Ocean Swimming: What a Human Wash Cycle is Like

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When I saw the poster for the Balmoral Swim For Cancer, I was smitten.

I knew I had to do it, even though the last time I’d swum freestyle was for my swimming certificate at age five. Only 47 years before.

I could sort of do breaststroke – with head out of the water like a drowning gecko – and I was pretty sure that wouldn’t cut the mustard.

On the spot, I decided to learn to freestyle properly.

(Read how I did, with the help of the late, great, wonderful John Konrads.)

It didn’t occur to me that open water swimming might have other challenges.

In love

The safety of concrete at North Sydney Olympic Pool

Twelve months later, I was in love.

I had found the sport that I had longed for all my life.

It was sensational to be slicing (albeit very slowly) through the water, feeling safe and supported.

It was so clean and fresh, nothing like those frantic RPM classes at the gym, with eight sweaty cyclists in a tiny cubicle.

After 12 months, I was swimming eight kilometres a week, but open sea swimming was just as far off.

I was still a coward, doing safe laps in a 50-meter concrete pool, terrified of the open water.

Worse than drowning 

Sure, I’d been going to the beach all my life.

But ‘swimming’ was a quick splash between sun-baking sessions, maybe only for a minute. I didn’t even get my hair wet.

It wasn’t just drowning that scared me; it was all those other marine hazards, like sharks, blue bottles and jelly fish, not to mention kayaks and windsurfers. The list was endless.

Yet I had a nagging thought: if I was going to compete, I had to get into the sea.

Brave at Balmoral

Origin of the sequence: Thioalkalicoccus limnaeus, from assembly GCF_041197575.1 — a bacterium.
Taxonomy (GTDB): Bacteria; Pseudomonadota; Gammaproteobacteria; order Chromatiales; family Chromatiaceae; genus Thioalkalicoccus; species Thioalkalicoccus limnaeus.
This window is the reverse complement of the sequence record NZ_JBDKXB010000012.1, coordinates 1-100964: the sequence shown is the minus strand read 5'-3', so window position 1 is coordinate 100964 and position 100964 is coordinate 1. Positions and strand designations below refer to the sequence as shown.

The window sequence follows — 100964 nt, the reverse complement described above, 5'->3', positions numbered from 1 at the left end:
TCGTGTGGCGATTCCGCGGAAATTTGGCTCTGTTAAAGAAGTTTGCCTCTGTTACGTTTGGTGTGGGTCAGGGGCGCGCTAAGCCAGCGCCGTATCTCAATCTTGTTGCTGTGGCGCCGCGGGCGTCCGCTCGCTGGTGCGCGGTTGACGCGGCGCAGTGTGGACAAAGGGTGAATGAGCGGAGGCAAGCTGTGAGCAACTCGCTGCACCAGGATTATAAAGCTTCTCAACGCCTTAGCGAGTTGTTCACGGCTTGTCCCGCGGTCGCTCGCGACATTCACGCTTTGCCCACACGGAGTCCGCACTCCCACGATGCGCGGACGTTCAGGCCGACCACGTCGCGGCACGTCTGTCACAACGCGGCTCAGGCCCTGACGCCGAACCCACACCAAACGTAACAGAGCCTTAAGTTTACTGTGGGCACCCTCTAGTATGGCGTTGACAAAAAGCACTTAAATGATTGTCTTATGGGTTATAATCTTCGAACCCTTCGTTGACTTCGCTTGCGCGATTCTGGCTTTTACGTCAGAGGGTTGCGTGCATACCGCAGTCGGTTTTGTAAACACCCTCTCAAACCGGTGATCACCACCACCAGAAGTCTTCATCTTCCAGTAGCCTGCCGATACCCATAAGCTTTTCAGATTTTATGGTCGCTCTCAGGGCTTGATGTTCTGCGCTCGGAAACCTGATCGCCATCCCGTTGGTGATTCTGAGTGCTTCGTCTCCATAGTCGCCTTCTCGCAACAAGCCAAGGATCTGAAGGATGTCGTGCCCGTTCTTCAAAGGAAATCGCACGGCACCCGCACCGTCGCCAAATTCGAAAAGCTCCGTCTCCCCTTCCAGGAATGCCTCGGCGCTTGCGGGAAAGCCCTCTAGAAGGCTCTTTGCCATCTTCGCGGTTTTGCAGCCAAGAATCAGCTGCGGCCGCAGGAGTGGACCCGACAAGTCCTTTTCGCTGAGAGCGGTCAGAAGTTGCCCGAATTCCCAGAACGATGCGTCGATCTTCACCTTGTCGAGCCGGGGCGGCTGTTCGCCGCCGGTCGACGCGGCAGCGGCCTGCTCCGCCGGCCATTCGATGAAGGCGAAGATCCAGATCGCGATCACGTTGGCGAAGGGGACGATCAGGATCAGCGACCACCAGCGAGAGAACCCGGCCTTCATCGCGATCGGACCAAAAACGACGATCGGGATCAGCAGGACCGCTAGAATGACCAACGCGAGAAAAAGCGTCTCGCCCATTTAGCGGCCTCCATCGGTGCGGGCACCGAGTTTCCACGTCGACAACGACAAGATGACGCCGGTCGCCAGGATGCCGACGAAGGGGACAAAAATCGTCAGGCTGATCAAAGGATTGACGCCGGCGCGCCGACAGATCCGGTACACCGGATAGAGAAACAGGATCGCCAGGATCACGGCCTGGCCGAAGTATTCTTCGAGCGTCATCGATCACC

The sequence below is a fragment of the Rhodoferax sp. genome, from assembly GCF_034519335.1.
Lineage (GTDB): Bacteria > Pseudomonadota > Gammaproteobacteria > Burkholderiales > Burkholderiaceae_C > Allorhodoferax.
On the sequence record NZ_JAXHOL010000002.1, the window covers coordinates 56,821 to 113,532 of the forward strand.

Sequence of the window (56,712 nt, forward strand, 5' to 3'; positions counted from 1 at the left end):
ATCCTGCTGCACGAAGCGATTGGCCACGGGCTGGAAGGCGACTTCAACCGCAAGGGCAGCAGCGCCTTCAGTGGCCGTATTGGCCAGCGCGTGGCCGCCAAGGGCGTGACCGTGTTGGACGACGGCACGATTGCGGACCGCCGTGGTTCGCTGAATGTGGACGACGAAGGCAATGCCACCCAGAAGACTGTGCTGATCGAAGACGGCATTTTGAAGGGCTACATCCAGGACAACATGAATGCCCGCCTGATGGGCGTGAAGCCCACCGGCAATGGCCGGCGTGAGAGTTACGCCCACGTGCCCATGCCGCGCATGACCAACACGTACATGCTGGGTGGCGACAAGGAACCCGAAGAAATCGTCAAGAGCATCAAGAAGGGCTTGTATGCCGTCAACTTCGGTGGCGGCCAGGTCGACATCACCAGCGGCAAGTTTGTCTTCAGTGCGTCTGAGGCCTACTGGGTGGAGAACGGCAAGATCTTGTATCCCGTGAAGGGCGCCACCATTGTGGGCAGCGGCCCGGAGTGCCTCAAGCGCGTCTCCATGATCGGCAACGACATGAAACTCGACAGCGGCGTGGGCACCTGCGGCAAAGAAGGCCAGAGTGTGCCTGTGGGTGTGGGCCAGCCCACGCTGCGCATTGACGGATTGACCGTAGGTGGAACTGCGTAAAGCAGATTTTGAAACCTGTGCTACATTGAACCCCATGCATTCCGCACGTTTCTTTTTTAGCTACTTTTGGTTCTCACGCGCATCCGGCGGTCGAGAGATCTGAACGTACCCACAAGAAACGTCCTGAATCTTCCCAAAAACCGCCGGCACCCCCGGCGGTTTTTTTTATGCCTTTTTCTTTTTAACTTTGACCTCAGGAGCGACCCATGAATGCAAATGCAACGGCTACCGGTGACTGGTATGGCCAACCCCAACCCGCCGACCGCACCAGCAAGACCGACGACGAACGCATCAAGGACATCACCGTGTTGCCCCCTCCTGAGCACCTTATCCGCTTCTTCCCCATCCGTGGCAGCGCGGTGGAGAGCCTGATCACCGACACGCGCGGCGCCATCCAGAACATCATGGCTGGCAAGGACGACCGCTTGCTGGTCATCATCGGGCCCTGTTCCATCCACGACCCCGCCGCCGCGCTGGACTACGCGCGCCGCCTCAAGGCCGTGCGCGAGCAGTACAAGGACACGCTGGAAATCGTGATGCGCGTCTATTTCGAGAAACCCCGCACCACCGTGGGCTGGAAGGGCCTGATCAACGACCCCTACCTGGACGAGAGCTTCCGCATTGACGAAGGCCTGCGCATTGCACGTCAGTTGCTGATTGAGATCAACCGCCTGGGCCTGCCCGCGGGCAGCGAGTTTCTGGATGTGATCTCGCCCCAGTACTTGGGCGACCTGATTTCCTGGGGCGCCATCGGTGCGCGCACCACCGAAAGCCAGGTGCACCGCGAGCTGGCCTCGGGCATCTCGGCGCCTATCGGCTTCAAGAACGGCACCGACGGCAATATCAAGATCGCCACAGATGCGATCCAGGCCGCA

Swimming at Balmoral in a small safe group

I started hanging around Balmoral looking for swimming groups.

There are a few, but I settled on the Balmoral Braves, a friendly, non-competitive bunch of all ages. I felt safe with them, mentally at least, but I still had to actually swim in the sea.

The first time I did, I was petrified.

There were about 10 of us, so I should have felt safe, but the water was deep, dark and cold.

It was like a living thing, moving in all directions, not smooth, clear and warm like at North Sydney Olympic Pool. No black line, either.

Short but Sweet

But there was no turning back; I’d told everyone that this day was the day.

I plunged in after the first few swimmers, making sure I was in the middle of the pack, just in case.

Bad idea. I kept colliding with everyone, then stopping to check where I was, getting even more in the way.

The Braves were very understanding and, eventually, I completed a 500-metre swim in open water. Short but sweet. A real milestone.

Like a dream

Within 3 months, I was swimming with this wonderful group around the island, between Hunters and Edwards Beach and back.

It was magical, swimming over rocks encrusted with oysters, the sun twinkling through the water and small fish darting between waving seaweed.

It was blissful, like a dream come true. (At least in summer. In winter I gave up when the water went below 18 degrees. No one else did.)

Race day

Before the Balmoral Swim for Cancer – still smiling.

There was nothing dreamy about the race.

I was prepared or so I thought. I’d swum double the course distance at Balmoral twice a week for a month. I was sure I’d be fine.

But, on race day, everything was different.

The beach was teaming with people, like a sea of lice in red caps. Thousands of people were jostling to register and get their caps and numbers in time. It was surreal.

When my age heat finally came up, I nervously dived in.

Nothing could have prepared me for what came next.

It was like being in a washing machine with hundreds of bodies, all churning around, swimming into and over each other. There were arms, legs and heads everywhere; I felt glancing blows to my body and head. It was nothing like swimming with the Braves.

I began to panic.

Grip or drown

Suddenly I thought: ‘What if I had a heart attack?’

In a flash, I saw myself sinking like a stone, being fished out of the water, Kim distraught over the lifeless body. In an instant, I realised I had to get a grip or I could drown.

I stopped, trod water for a few moments and tried to calm down. Everyone swam past me.